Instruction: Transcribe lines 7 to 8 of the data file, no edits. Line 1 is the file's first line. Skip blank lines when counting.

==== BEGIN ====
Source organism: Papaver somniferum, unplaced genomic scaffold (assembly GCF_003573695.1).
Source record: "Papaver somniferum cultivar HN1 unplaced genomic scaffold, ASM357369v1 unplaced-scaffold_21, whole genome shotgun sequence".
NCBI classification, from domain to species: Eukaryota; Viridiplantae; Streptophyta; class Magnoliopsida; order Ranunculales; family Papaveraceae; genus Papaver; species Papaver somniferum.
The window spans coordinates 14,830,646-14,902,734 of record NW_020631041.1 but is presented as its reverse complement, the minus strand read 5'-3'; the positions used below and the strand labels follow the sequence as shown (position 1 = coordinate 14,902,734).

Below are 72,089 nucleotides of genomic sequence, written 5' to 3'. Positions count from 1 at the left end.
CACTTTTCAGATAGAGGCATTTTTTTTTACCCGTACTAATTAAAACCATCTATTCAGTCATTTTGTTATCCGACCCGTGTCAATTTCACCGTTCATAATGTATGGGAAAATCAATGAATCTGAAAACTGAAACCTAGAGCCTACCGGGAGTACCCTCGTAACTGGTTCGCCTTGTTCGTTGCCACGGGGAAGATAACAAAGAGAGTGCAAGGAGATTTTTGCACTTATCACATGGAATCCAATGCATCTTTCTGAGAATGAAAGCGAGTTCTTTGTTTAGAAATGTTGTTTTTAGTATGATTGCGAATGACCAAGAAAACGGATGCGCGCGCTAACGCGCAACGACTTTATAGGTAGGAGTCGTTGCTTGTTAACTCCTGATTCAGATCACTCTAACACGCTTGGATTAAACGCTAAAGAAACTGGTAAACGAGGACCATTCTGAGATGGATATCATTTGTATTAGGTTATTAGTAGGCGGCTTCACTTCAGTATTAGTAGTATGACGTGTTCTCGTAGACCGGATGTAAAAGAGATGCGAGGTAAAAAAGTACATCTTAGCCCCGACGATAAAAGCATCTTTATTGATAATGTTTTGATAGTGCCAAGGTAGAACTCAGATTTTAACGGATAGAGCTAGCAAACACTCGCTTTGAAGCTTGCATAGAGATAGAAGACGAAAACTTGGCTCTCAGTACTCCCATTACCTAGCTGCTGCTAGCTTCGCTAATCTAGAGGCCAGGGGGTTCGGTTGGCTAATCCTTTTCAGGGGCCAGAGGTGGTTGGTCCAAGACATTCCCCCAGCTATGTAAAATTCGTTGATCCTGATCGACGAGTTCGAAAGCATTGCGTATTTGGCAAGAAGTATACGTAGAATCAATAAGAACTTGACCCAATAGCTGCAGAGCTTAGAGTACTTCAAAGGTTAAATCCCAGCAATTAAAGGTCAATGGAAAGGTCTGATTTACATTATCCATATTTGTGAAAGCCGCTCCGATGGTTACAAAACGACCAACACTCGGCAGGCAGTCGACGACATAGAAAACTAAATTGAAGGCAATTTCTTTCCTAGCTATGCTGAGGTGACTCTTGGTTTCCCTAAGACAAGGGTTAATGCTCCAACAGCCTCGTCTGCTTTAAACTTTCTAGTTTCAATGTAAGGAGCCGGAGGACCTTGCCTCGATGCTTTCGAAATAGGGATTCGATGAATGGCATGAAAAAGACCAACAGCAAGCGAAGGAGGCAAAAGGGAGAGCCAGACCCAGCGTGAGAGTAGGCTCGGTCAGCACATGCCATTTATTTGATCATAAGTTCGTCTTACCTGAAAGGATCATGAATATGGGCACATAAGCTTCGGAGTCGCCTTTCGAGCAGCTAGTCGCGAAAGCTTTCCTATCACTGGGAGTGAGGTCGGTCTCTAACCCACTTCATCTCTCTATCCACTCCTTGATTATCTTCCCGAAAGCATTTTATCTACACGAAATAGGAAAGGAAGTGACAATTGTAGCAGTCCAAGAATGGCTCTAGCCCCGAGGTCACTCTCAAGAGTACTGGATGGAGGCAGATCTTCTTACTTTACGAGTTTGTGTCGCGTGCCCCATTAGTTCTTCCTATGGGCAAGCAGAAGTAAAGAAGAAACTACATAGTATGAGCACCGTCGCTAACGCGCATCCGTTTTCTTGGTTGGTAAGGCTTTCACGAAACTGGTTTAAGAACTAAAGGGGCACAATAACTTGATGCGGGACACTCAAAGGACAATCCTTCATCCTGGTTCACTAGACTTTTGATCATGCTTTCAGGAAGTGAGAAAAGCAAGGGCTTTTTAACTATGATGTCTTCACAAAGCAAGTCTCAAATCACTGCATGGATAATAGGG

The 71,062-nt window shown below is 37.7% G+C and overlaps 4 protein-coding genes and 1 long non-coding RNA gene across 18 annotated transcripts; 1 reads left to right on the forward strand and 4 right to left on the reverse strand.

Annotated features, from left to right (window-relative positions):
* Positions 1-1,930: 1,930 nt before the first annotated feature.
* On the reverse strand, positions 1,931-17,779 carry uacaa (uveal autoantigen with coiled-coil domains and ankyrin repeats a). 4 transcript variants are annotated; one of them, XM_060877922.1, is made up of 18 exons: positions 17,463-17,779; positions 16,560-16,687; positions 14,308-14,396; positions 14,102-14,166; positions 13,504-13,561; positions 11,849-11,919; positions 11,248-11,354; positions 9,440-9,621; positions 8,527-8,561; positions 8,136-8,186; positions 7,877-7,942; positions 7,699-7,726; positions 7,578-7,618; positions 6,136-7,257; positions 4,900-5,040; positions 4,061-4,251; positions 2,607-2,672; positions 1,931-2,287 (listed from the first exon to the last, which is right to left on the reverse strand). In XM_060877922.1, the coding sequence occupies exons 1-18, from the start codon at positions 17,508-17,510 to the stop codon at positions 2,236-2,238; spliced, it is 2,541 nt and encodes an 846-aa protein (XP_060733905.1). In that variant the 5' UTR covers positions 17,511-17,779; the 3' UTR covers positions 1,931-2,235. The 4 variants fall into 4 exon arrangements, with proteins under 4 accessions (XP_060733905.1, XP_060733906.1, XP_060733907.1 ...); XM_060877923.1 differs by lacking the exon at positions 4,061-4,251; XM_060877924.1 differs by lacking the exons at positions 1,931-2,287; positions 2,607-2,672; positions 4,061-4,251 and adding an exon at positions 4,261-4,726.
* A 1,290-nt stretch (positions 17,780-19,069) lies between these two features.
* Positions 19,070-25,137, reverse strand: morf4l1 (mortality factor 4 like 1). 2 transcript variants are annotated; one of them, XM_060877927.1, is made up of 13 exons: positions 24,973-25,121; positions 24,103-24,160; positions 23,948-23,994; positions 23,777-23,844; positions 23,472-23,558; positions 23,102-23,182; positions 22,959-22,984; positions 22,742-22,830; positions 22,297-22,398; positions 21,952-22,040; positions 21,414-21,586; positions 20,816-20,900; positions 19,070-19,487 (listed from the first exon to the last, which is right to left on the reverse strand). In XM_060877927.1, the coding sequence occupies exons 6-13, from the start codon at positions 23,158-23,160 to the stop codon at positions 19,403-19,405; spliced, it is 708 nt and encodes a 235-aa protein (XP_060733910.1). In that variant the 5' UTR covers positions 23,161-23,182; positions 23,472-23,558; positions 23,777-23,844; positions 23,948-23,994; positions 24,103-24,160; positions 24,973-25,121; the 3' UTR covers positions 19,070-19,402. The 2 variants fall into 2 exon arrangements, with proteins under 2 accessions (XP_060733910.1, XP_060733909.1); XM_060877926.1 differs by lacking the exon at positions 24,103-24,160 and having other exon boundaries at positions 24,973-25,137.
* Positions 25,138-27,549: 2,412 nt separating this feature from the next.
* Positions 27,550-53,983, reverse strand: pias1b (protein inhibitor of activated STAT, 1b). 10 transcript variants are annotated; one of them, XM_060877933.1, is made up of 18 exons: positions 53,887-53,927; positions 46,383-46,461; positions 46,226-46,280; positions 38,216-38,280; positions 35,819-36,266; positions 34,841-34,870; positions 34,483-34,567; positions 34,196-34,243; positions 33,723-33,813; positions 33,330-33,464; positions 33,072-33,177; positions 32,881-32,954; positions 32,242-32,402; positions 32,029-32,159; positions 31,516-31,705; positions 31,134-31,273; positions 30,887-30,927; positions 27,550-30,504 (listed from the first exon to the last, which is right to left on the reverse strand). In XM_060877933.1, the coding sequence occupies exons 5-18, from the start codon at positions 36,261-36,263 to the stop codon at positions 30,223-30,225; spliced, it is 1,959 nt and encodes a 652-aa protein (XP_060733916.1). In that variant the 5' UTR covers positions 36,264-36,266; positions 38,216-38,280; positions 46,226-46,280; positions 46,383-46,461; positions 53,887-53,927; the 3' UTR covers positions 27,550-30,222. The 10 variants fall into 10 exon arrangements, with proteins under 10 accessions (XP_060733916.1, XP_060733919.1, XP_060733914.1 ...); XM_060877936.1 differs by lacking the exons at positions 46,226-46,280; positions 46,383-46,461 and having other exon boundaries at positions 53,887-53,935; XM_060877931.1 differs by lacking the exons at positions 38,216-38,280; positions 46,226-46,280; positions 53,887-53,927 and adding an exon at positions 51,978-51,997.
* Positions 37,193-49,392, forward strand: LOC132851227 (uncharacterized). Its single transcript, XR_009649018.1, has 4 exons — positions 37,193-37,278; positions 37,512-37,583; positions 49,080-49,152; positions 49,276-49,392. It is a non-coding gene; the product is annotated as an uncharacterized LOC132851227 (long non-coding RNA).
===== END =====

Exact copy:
The 71,062-nt window shown below is 37.7% G+C and overlaps 4 protein-coding genes and 1 long non-coding RNA gene across 18 annotated transcripts; 1 reads left to right on the forward strand and 4 right to left on the reverse strand.

Annotated features, from left to right (window-relative positions):